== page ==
Cody’s photographs of nature scenes and family portraits ended up with his niece Patricia Fry (1924-2019) who featured in some of the images as a child. In 1976, interested in printing some of the negatives, she took Cody’s images into a Wellington store where they caught the eye of PhotoForum society member Steve la Plant. The result was a Wellington exhibition of Cody’s images at the Taj Mahal gallery, now the Welsh Dragon Bar, in August 1976.
“Simply a record he kept of the things he loved”
Desmond Kelly wrote in Photo-Forum magazine later that year:
‘Almost nothing is known about Cody himself apart from the major events of his life – World War I, work in the Post Office, 14 children…
…he couldn’t afford too much photography. He only took a few more than 100 pictures with his 116 format camera but each shot was carefully considered, the camera put on a tripod and sometimes the time-release would allow Cody to come around and be part of the picture.
It was like that, photography was not something he was doing for the world, it was simply a record he kept of the things he loved.
Now fifty years later, because Steve la Plant, Jeff Worsnop and Anne Noble cared sufficiently to make fine prints from his negatives, the way Wellington Thomas Gordon Cody saw the world is handed on to us. For an unpretentious man, it’s a fine legacy.’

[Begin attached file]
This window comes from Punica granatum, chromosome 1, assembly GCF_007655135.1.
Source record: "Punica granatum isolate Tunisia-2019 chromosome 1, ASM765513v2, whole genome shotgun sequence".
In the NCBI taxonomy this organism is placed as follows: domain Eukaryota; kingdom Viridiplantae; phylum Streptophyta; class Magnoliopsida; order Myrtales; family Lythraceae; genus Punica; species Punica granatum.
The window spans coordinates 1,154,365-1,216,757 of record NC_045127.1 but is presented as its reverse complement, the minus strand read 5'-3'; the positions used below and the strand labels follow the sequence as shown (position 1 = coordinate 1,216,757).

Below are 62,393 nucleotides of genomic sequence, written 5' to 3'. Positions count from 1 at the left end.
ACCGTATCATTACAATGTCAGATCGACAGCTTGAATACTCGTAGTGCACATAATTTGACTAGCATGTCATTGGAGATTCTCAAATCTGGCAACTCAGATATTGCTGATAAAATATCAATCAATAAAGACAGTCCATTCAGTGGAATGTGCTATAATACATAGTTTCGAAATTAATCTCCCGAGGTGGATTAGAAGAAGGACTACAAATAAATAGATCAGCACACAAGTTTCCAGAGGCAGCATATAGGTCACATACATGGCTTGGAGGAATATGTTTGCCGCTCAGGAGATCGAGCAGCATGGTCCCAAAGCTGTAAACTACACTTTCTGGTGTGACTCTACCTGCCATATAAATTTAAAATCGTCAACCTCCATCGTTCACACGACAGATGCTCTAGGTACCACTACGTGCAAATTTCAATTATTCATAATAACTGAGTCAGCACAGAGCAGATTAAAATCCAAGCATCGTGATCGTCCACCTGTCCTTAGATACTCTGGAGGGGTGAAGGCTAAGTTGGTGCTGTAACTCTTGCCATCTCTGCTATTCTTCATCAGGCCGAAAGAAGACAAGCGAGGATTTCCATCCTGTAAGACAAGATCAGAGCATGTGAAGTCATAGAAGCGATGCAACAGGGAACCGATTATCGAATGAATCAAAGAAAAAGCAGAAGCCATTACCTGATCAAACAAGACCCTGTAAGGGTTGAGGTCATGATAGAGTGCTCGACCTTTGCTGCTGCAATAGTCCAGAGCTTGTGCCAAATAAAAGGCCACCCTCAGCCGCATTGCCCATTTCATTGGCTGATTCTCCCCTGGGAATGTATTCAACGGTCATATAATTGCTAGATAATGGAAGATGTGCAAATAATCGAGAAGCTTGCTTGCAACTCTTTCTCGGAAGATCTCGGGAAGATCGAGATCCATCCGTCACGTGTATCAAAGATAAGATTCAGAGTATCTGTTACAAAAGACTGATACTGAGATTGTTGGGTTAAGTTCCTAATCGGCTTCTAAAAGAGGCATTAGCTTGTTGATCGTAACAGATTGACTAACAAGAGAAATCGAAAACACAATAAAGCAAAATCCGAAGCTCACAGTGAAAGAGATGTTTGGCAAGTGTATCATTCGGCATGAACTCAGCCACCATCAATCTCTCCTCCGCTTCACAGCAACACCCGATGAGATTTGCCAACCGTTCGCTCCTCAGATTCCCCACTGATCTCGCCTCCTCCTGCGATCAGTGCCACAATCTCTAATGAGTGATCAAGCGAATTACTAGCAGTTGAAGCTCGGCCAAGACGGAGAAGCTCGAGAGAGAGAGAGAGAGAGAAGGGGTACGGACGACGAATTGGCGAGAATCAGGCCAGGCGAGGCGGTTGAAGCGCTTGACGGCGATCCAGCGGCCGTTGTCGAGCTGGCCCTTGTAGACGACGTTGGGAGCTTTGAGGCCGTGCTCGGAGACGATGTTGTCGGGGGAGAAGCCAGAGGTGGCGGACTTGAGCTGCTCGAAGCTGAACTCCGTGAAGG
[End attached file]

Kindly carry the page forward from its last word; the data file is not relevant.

Writing in the May 1996 New Zealand Journal of Photography, Bill Main reflected on the 1976 exhibition and the legacy of Cody’s images. He was particularly struck by ‘the ability of Cody’s photographs to communicate all sorts of messages from the time in which he lived.’
Thanks to the Alexander Turnbull Library and its staff, the way many people saw the world continues to be handed on, giving us the chance to see what we can in their images. Patricia Fry gave her uncle’s negatives into the care of the Library, which is where I came across them in 2020. Ninety years after Wellington Thomas Gordon Cody made his photograph it had another piece of life, re-worked, re-imagined, a stone’s throw from where it was taken.
Time is the longest distance was made with funding from Wellington City Council’s Public Art Fund. I would also like to note the work of the Turnbull Library - the photographic conservation and curation staff, and the library assistants whose work make exhibitions like this possible, now and into the future.